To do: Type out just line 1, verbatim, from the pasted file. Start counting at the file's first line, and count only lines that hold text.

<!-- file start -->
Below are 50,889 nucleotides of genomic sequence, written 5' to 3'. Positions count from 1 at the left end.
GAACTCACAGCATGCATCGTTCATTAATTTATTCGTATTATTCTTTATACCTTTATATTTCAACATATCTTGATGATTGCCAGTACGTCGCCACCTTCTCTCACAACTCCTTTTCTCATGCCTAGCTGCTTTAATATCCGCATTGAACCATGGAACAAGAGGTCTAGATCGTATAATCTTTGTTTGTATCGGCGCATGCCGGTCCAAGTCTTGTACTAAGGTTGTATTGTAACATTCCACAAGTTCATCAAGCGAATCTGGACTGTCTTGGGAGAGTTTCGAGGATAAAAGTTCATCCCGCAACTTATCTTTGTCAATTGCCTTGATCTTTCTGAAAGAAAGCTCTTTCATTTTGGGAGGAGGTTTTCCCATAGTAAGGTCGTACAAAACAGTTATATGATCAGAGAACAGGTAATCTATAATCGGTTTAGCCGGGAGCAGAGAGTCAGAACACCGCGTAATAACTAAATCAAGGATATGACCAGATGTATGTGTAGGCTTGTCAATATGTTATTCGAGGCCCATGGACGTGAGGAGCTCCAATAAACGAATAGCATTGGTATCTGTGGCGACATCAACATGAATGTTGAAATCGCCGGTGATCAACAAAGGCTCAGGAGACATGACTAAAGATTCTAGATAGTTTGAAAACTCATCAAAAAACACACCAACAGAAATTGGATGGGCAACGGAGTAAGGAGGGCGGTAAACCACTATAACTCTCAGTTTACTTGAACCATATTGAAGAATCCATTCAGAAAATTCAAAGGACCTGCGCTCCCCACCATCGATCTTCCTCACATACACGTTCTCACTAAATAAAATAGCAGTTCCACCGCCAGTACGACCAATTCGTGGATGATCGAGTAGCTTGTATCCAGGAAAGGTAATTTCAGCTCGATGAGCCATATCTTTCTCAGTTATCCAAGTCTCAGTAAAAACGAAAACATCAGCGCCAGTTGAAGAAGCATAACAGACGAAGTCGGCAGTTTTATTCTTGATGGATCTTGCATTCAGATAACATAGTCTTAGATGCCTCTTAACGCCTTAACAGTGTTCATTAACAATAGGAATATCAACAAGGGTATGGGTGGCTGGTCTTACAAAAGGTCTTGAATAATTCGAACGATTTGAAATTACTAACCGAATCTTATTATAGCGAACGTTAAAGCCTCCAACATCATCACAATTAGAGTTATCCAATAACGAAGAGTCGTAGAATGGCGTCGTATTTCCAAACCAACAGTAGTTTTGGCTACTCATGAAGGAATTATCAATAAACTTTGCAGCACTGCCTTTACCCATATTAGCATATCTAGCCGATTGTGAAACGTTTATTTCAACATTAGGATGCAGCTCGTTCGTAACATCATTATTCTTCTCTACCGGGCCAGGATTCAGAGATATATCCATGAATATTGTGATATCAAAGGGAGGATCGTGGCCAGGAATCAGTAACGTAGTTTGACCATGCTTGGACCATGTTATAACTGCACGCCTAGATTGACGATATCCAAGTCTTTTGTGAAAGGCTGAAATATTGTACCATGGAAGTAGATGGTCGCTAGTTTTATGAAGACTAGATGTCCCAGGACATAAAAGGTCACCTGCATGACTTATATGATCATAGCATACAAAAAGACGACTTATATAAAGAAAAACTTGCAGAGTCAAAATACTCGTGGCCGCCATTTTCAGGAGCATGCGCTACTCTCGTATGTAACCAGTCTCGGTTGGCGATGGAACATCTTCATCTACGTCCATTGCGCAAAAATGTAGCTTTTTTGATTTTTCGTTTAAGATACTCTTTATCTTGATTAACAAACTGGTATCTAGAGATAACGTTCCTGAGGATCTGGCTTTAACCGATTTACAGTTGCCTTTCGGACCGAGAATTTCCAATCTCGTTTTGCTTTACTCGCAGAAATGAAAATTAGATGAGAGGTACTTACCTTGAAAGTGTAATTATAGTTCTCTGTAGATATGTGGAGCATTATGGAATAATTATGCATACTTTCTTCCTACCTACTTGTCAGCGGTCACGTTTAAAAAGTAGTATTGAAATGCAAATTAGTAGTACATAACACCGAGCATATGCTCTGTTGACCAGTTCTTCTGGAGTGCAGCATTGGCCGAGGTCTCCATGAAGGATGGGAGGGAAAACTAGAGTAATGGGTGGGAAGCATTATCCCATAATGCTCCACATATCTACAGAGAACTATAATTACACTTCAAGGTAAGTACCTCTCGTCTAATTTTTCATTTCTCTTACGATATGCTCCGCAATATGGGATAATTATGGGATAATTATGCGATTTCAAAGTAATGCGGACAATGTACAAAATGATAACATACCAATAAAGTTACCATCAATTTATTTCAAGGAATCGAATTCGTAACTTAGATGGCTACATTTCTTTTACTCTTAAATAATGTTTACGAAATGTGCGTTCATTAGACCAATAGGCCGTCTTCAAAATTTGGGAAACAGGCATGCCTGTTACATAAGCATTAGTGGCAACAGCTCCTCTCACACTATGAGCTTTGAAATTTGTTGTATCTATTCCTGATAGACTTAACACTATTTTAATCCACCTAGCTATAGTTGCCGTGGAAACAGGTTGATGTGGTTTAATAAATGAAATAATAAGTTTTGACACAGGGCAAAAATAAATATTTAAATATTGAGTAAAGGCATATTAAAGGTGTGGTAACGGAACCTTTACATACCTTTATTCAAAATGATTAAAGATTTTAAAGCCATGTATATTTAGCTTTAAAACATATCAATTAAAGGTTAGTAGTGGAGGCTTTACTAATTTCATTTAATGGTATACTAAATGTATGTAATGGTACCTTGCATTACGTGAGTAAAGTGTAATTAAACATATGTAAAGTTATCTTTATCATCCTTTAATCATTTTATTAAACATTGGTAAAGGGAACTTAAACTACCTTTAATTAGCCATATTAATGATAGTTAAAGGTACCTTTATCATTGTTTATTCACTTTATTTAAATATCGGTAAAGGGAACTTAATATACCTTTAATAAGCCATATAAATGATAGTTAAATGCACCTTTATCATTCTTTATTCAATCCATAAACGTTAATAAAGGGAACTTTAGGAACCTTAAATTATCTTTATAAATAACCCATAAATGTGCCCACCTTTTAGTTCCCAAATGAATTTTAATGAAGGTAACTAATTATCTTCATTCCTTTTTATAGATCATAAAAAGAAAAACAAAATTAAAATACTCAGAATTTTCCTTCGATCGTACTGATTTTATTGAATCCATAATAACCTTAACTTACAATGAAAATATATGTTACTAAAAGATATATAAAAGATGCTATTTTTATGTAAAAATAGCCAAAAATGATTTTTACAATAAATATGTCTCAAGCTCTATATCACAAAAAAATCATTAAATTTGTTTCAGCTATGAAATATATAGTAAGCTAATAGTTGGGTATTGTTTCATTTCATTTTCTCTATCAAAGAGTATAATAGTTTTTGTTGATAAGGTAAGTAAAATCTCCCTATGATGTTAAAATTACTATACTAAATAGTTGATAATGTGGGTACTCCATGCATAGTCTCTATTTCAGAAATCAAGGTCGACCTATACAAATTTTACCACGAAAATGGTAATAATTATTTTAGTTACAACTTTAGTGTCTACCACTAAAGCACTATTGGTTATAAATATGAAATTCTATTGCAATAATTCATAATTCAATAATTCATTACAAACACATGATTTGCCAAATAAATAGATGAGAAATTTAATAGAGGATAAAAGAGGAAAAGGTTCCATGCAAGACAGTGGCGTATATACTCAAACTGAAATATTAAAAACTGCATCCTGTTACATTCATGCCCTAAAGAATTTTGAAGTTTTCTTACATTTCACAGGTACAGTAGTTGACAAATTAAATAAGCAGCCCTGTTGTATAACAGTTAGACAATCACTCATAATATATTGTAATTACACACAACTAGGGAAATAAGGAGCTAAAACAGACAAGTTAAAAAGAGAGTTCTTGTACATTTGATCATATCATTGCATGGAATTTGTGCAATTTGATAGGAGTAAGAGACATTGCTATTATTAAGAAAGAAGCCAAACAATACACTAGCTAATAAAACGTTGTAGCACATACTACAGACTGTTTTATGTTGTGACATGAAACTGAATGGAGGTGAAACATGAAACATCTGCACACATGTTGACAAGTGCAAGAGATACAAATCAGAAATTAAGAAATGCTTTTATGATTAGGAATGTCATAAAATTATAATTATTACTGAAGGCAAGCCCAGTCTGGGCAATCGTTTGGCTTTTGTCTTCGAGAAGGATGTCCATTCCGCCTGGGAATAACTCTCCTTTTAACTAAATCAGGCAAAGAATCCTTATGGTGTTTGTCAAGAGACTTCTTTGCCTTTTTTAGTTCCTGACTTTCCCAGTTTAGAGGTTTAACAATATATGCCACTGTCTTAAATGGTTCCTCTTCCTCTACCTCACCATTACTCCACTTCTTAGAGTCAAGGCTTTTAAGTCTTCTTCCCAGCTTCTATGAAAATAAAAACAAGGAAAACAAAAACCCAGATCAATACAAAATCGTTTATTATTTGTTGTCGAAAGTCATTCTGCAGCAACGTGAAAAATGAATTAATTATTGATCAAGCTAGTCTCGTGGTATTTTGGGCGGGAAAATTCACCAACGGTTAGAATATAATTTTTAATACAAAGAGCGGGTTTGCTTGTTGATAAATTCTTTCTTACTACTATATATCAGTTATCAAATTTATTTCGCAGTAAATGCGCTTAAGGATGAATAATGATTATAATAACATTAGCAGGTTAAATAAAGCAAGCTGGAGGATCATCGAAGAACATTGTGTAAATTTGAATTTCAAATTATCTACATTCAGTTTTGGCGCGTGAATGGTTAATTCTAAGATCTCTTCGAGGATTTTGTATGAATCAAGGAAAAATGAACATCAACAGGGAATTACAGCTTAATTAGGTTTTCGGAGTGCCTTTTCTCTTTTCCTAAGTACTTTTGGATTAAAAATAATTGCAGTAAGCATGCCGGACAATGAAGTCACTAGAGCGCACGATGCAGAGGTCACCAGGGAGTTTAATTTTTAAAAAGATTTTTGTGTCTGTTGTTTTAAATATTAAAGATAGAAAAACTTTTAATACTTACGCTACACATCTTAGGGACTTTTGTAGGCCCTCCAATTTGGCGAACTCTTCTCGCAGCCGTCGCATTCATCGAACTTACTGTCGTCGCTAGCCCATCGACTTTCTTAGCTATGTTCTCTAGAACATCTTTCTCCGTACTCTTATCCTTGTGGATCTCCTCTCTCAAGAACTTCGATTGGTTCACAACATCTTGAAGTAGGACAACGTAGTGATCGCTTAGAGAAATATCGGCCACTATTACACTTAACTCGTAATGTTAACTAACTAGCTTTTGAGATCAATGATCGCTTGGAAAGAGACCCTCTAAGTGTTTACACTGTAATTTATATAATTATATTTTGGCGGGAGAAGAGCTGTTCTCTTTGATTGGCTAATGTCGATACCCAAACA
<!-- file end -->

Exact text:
Below are 50,889 nucleotides of genomic sequence, written 5' to 3'. Positions count from 1 at the left end.